The alternative is to just keep employees busy. But motion isn’t necessarily progress, and activity isn’t necessarily productivity. You’re paying too much for unmeasured busyness. Give your team direction, goals, and the incentive to achieve them. Determine what you want from employees for the wage you’re paying, then help them provide that value.

Customize motivation. Money is not motivation, at least not for sustained motivation. You can’t buy someone’s engagement, whether you’re paying in dollars, gifts cards, or pizza. What you need to do is appeal to each person’s unique value system. What do they care about most? Personal or professional growth? Feeling part of a team? Doing meaningful work? Their answers may be different than your answers (and assumptions) and may be different from each other.

When an employee seems disengaged (and the data shows most workers are), it seems like they don’t care about anything. I can’t tell you how often my audience members tell me that their employees are so unmotivated. That may be true, but that doesn’t mean they can’t become motivated. In most cases, management hasn’t taken the time to identify their drivers. 

Ask questions during onboarding to figure out what each employee cares about. You can also survey current employees and conduct one-on-ones. One employer I interviewed for my book struggled with retention during her first year in business, even when paying competitive wages. But she learned through individual meetings what many of her team members wanted beyond their paycheck. They wanted growth. They wanted to feel like they were developing personally and professionally. They wanted a sense of advancement, even if they weren’t career bound within her business. She devised a plan to facilitate their forward movement. She created a robust first year development program where team members earn more money and opportunities as they acquired skills. (In-N-Out Burger does the same thing as part of their Associate Levels of Development program.) The objective was as much about giving employees a feeling of growth as it was helping them improve at their jobs. “People want to feel like they’re making progress, so we built that into our employee development plan,” she told me. Every organization promotes employees and boosts their wages as they progress, but often the path is unstructured and unpredictable. This business owner realized her employees wanted a more formal process where they could track and plan for advancement. When she finally implemented one, she observed higher morale, increased retention, and better performance. She got more value for the wages she paid.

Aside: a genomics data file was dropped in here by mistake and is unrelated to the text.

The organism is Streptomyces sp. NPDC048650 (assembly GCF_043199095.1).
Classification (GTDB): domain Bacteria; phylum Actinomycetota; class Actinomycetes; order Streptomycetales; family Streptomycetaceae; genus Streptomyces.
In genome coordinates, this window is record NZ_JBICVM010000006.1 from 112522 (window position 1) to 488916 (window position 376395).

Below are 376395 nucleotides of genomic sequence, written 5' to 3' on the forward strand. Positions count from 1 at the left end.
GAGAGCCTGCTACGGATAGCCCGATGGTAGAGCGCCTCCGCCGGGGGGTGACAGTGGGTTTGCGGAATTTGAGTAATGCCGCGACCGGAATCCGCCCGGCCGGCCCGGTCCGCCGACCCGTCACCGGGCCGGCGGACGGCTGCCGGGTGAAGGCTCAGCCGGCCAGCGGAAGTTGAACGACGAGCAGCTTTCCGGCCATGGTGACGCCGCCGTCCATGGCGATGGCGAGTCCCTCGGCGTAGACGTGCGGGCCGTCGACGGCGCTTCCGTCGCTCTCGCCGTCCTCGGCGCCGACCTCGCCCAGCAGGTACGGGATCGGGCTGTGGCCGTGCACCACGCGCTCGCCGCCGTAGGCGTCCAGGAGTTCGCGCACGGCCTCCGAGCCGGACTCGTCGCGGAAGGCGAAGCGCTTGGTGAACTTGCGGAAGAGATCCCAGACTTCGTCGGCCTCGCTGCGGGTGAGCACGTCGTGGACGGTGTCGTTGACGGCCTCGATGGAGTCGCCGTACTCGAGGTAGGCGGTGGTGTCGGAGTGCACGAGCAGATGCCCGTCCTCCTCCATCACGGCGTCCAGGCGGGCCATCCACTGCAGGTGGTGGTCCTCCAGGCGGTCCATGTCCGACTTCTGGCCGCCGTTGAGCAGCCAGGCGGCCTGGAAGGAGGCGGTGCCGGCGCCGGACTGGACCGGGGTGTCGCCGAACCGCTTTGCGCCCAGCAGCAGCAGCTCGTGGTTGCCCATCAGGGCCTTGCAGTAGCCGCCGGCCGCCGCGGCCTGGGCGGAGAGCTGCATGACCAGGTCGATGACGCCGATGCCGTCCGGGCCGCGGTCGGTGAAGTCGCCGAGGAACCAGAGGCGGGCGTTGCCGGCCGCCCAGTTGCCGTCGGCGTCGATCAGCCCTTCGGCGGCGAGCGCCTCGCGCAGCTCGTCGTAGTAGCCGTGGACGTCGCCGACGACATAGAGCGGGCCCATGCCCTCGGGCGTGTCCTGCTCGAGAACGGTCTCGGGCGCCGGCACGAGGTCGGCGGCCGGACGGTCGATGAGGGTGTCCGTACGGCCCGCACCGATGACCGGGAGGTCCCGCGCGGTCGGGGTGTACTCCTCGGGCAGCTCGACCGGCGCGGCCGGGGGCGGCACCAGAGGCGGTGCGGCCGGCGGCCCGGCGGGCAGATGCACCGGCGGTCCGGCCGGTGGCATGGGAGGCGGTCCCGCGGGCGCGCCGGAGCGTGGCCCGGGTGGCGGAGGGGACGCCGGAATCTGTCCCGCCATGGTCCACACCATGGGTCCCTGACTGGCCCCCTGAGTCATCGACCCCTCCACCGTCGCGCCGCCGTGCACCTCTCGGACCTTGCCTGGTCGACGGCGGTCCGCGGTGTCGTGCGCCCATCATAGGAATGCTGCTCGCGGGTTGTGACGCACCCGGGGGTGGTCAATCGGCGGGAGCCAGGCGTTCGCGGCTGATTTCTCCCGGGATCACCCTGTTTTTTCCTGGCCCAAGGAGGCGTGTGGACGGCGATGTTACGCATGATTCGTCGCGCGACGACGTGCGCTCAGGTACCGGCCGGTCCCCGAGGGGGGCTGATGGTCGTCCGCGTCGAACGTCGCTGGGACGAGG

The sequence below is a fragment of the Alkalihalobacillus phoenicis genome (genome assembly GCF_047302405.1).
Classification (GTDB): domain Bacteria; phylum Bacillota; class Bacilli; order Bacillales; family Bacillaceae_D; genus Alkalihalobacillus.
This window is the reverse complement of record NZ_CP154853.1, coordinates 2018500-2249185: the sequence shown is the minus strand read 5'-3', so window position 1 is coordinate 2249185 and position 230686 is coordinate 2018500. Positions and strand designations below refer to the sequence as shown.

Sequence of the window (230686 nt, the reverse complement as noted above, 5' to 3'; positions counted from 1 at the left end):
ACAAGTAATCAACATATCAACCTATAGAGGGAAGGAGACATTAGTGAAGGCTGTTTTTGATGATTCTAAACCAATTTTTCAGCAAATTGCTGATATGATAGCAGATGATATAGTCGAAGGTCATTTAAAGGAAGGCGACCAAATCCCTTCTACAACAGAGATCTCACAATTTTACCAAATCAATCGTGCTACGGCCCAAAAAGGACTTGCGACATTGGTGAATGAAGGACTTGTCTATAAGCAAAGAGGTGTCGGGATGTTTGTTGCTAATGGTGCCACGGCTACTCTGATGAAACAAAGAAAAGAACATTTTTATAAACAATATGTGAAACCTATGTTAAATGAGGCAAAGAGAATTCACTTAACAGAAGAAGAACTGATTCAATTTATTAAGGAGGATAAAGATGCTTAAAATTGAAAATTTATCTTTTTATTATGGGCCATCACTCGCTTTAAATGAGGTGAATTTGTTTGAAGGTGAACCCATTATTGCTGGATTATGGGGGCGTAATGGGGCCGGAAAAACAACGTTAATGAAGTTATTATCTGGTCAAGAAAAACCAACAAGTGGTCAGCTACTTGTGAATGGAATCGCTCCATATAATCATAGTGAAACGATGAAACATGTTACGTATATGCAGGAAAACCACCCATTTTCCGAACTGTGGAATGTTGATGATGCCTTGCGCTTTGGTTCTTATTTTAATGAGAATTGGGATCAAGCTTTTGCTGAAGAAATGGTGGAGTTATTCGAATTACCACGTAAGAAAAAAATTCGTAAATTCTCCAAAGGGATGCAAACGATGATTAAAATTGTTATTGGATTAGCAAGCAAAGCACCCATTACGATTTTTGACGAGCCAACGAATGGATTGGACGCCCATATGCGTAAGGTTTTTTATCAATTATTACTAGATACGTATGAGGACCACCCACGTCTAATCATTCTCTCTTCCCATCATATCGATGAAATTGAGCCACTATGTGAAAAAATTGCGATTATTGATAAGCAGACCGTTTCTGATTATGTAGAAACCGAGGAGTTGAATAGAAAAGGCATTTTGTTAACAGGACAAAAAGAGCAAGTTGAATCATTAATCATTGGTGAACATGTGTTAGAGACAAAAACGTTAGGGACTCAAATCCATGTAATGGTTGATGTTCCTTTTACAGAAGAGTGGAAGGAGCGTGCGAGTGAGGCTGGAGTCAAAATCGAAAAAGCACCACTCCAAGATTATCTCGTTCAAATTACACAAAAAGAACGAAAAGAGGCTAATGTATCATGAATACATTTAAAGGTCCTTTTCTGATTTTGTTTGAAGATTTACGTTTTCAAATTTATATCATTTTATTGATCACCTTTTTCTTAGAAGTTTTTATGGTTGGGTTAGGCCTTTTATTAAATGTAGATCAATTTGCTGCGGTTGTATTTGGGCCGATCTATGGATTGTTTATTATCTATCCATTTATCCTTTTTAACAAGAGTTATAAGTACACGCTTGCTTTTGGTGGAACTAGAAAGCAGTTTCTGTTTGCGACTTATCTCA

If your employees want to feel part of a team, conduct pre-shift huddles and plan occasional social events. If they want autonomy, assign them projects to lead. If they want recognition, look for more opportunities to praise and acknowledge them. Figure out what really matters and build that into your operations.